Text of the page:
Burkini wars: the rise of Francophobia

Yes, the burkini ban is wrong, but so is the demonisation of France.

Jacob Furedi

Topics Politics

It seems the burkini is this summer’s must-have. Sales are booming. Various fashion houses are in the process of designing their own lines. M&S’s new burkini stocks sold out in a matter of weeks.

The popularity of the full-body swimsuit is most likely a kneejerk response to the burkiniphobia that is spreading across Europe, and is most acute in France.

The burkini has been banned on around 30 French beaches. Those who don the swimsuit face a hefty fine. While the ban has been suspended in Villeneuve-Loubet, Cannes and Nice, the anti-burkini brigade still has momentum.

Many in the UK have criticised the ban. Right-on mayor of London Sadiq Khan condemned the French bans (seeming to forget that he recently banned adverts featuring women in swimwear from the Tube). And some pro-burkini demonstrators even organised a beach party outside the French embassy in London.

There’s no doubt that banning the burkini is illiberal. The idea that women should be punished for wearing an item of clothing pertinent to their faith is an affront to religious freedom – a freedom that, given its experience of the Wars of Religion, the Inquisition and the Second World War, France should hold dear.

With its regressive ban, France appears to be drifting away from its founding Enlightenment values. And yet, French politicians are still keen to pay lip service to them. French prime minister Manuel Valls tried to justify the burkini ban by suggesting the naked bust of Delacroix’s Marianne, a national symbol of the Republic, better represents France than the burka. ‘She isn’t wearing a veil because she’s free’, he said. For Valls, liberté clearly doesn’t apply to Muslim women.

These sentiments seem narrowminded when compared with those of 300 years ago. As Pierre Bayle, the French philosopher, commented in 1704: ‘If the number of religions prejudices the state, it proceeds not from their bearing with one another but, on the contrary, from endeavouring to crush each and destroy the other by means of persecution. All mischief arises not from toleration, but from the want of it.’

Voltaire echoed this in his 1763 Treatise on Tolerance: ‘I say that we should regard all men as our brothers.’ Crucially for Voltaire, tolerance didn’t mean nonjudgementalism: ‘I will also tell them that they are grievously wrong. It seems to me that I would at least astonish the proud, dogmatic Muslim imam.’ This is a far cry from the comments made by the mayor of Béziers last month: ‘It’s time to explain to these people that France isn’t a 10th-century Arab kingdom.’ (He’s clearly forgotten that telling women what to wear was all the rage back then.)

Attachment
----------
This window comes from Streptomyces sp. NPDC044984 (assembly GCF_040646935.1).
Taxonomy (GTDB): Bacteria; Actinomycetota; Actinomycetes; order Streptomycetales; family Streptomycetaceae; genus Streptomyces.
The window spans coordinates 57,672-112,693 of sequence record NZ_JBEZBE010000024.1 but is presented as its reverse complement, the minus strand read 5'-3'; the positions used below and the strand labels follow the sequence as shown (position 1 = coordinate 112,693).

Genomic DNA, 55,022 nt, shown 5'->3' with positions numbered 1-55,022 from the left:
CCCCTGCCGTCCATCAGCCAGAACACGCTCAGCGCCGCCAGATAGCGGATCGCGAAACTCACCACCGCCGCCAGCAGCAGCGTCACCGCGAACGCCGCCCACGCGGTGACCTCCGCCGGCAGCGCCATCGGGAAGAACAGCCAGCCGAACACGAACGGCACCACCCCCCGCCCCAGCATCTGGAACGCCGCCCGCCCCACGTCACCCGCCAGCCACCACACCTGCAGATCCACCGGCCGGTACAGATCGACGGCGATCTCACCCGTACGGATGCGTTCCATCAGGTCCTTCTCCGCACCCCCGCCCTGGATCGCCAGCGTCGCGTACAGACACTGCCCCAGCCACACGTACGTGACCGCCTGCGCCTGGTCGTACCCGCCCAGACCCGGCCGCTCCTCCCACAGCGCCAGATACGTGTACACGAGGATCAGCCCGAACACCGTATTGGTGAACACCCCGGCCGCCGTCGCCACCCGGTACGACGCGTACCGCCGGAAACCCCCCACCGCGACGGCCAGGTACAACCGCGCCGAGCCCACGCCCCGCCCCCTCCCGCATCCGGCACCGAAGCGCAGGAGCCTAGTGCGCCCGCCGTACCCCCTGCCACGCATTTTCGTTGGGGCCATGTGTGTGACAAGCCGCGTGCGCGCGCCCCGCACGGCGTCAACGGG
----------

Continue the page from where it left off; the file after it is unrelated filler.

But while it’s easy to criticise the burkini ban, lauding our supposedly enlightened attitude to Islam over the backward French, doing so undermines any attempt to understand what caused the ban in the first place. The ban didn’t appear from nowhere. Rather, it is the externalisation of France’s internal moral and political crisis.

The emergence of Front National has been met with little effective opposition. And with Nicolas Sarkozy’s decision to lurch further to the right in his return to parliamentary politics, true tolerance is sorely lacking in contemporary French politics. The spate of terrorist attacks and the influx of migrants across the Mediterranean has left people fearful, and uncertain of what it means to be French.

People are genuinely scared, to the extent that they feel full-bodied garments are a threat to their public safety and way of life. But this won’t be solved by demonising them; rather, we ought to appreciate their concerns and seek to allay them through open-minded discussion. If there’s one tool that can counteract jihadism, and people’s resulting fears for their safety, it’s tolerance. France needs open debate about religion and migration, and a genuine attempt to grapple with what it means to be French today.

France is not a hotbed of Islamophobia. In fact, the burkini debate has revealed a certain anti-French sentiment among Western European observers. Belgium banned the burka outright in 2011. Some German swimming pools recently banned the burkini. In both Norway and Switzerland, support for a ban is growing. Yet these countries have escaped criticism.

Ultimately, the burkini ban represents a twofold crisis of values in Europe: firstly, on the part of the French, whose confusion over their founding republican values has led them towards intolerance; and secondly, there is the vacuous nature of Western values more broadly, which has led many blindly to label France as a hateful, anti-Muslim place, without looking more closely at the crisis it is facing, let alone putting forward ideas for how liberal, republican values might be meaningfully upheld today.

Reversing the burkini ban would certainly be a step towards rebuilding the Enlightenment values of toleration and cosmopolitanism. But if we really want to combat prejudice, we’re going to have to discuss the gritty subjects: immigration, the nation state, borders, religion. If women want to shield their bodies, that’s their prerogative. But we need to generate a serious discussion about what it means to be French, and European. An absence of values is far more insidious than a piece of cloth.

Jacob Furedi is a writer and student.

Picture by: Getty Images.

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Topics Politics


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